Ermias Eshetu, board chairman of Zemen Bank, Melaku Kebede, president of Hibret Bank, Berhanu Getaneh, former president of Hibret Bank and Girum Tsegaye, president of Goh Mortgage Bank.

The transparency, legal frameworks and technical expertise in Ethiopia's budding capital markets are sparking discussions between investors and industry players. They focus on navigating this uncharted territory and unlocking new avenues for investment, empowering businesses, and boosting economic growth.

A cornerstone of any thriving capital market is transparency as investors rely on accurate and readily available information to make informed decisions. A lack of clarity, observed in some companies that sell shares, breeds distrust and ultimately hinders market vibrancy.

Mehrteab Leul, managing partner of pioneering law firm Mehrteab & Getu Advocates LLP, emphasises the need to revise Ethiopia's tax clearance procedures, capital accounts regulations, and foreign company registration processes. These revisions will bolster confidence and entice investors to participate in the market.

"Lack of transparency will be penalised by the market," he said.

While embarking on this new adventure, a crucial consideration lies in establishing a healthy balance between debt and equity markets. Recognising Ethiopia's existing treasury bill auctions conducted by the central bank, Lutz Hartzman, a lawyer and co-founder of Axis Capital, recommends prioritising debt markets as a launchpad. He cautions the government to tread carefully and avoid crowding out equity markets with overly attractive debt offerings.

He said: "No company can beat 18pc returns offered by debt instruments."

While a 10pc stake in the state-owned Ethotelecom is the first to be offered, at least four more companies within the country's sovereign wealth fund Ethiopian Investment Holding are poised for listing. With experience in European capital markets writing multiple prospectus documents for companies, Lutz recommends prudent interest rate management, especially given plans to list several state-owned enterprises on the exchange.

"They would be shooting themselves in the foot with too high interest rates on the debt side," he told Fortune.

Ethiopia has a distinct advantage in its foray into capital markets: the opportunity to learn from the experiences of others. However, maintaining a sustainable equilibrium is essential.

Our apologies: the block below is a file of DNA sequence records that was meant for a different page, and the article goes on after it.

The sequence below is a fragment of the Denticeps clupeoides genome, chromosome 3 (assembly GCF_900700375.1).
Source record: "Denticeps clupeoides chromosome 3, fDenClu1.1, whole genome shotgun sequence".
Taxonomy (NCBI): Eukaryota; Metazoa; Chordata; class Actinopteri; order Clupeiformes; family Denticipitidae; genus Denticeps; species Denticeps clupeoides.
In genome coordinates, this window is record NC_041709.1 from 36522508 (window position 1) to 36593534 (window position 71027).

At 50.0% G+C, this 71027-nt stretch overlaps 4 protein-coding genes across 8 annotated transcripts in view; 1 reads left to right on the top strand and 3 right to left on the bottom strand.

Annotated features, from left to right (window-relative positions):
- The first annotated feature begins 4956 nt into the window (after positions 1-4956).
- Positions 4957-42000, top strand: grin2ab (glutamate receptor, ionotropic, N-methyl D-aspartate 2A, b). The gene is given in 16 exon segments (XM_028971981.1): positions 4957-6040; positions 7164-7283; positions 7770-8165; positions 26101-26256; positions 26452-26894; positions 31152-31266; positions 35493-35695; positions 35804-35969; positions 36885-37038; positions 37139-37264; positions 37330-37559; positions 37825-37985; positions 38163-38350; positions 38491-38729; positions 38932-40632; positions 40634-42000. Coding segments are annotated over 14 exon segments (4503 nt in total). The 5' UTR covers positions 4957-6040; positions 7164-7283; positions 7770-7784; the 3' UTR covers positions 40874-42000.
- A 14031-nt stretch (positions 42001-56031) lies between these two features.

Mark Duffy, a seasoned banker with over 17 years at the helm of the Bank of Scotland and co-founder of Axis Capital, emphasises the importance of lessening reliance on solely foreign expertise. He advocates for a nuanced understanding of local challenges.

"Measured adoption of international practices is crucial," he said.

The burgeoning ecosystem is attracting attention from international players. Kenyan Capital Bank (KCB), represented by its President Paul Russo, expresses a keen interest in entering the market through acquisitions, subject to legal frameworks. Paul emphasises that commercial banks will need to adapt to the new reality of capital markets. Embracing robust investor relations, strategic thinking, and a focus on delivering returns will be paramount for their success.

"We have been on a treadmill since the proclamation," he said.

Balancing regulatory oversight with attractive investment incentives will be key to attracting and retaining foreign capital. This highlights the crucial role of legal professionals like Getu Shiferaw, co-founder of Mehrteab & Getu Advocates. He raised the absence of secondary markets as a concern of potential foreign investors, who require clear exit strategies.

Law firms are poised to play a pivotal role. A pioneering corporate law firm, Mehrteab & Getu Advocates LLP, dedicated resources specifically to capital market-related services, offered in partnership with Axis Capital Ltd. The partnership was launched last week at Hilton Addis where the co-founders were in attendance.

Director General of the Ethiopian Capital Market Authority, Brook Taye (PhD), was the keynote speaker during the ceremony alongside investment commissioner Hana Arayaselassie. Brook recognised the vital role law firms play as transaction advisors, ensuring transparent and efficient market operations.

The conversation did not just involve external investors and legal frameworks. A skilled workforce was mentioned as the backbone of a thriving capital market where existing financial institutions, particularly commercial banks, are facing a period of adaptation.

Melaku Kebede, president of Hibret Bank, highlighted the current gap in technical expertise. While some senior management within his organisation have undergone basic capital market certifications, he underscored the need for more extensive training programs. He expressed excitement over knowing the prices of shares, as raising capital within banks in Ethiopia entails an informal and opaque process with shareholders dealing amongst themselves.

"We don't know what we're worth," Melaku said.

Crucial questions were raised during the discussion with a refreshing perspective from the neighbouring country's experience.

Worqu Lemma, vice president of Oromia Bank, asked on how banks can participate in the capital markets.

"Banks, can in fact, pursue both strategies," said the president of KCB. He dismantled the notion of a binary choice – listing on the exchange or simply investing while he acknowledged the challenges banks will face as they adapt to the capital markets.

"It'll not be a walk in the park," he cautions, "however, the potential rewards are significant."

PUBLISHED ON Mar 09,2024 [ VOL 24 , NO 1245]

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